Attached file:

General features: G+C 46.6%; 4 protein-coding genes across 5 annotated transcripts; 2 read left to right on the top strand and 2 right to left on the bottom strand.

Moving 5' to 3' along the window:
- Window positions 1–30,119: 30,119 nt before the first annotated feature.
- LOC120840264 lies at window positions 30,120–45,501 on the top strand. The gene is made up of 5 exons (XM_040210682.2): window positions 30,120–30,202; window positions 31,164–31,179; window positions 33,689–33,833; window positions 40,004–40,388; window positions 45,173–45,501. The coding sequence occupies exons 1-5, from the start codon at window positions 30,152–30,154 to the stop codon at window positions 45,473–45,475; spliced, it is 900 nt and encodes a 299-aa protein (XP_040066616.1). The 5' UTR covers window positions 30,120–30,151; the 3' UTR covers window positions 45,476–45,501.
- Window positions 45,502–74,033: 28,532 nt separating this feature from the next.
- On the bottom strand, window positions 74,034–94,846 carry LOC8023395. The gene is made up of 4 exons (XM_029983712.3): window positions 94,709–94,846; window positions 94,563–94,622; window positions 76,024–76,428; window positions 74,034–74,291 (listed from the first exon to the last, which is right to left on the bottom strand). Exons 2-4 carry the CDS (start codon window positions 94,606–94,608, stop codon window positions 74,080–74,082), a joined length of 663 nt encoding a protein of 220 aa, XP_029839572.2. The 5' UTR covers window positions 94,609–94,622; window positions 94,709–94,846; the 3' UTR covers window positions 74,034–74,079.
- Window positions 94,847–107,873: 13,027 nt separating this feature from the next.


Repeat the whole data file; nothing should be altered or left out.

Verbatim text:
General features: G+C 46.6%; 4 protein-coding genes across 5 annotated transcripts; 2 read left to right on the top strand and 2 right to left on the bottom strand.

Moving 5' to 3' along the window:
- Window positions 1–30,119: 30,119 nt before the first annotated feature.
- LOC120840264 lies at window positions 30,120–45,501 on the top strand. The gene is made up of 5 exons (XM_040210682.2): window positions 30,120–30,202; window positions 31,164–31,179; window positions 33,689–33,833; window positions 40,004–40,388; window positions 45,173–45,501. The coding sequence occupies exons 1-5, from the start codon at window positions 30,152–30,154 to the stop codon at window positions 45,473–45,475; spliced, it is 900 nt and encodes a 299-aa protein (XP_040066616.1). The 5' UTR covers window positions 30,120–30,151; the 3' UTR covers window positions 45,476–45,501.
- Window positions 45,502–74,033: 28,532 nt separating this feature from the next.
- On the bottom strand, window positions 74,034–94,846 carry LOC8023395. The gene is made up of 4 exons (XM_029983712.3): window positions 94,709–94,846; window positions 94,563–94,622; window positions 76,024–76,428; window positions 74,034–74,291 (listed from the first exon to the last, which is right to left on the bottom strand). Exons 2-4 carry the CDS (start codon window positions 94,606–94,608, stop codon window positions 74,080–74,082), a joined length of 663 nt encoding a protein of 220 aa, XP_029839572.2. The 5' UTR covers window positions 94,609–94,622; window positions 94,709–94,846; the 3' UTR covers window positions 74,034–74,079.
- Window positions 94,847–107,873: 13,027 nt separating this feature from the next.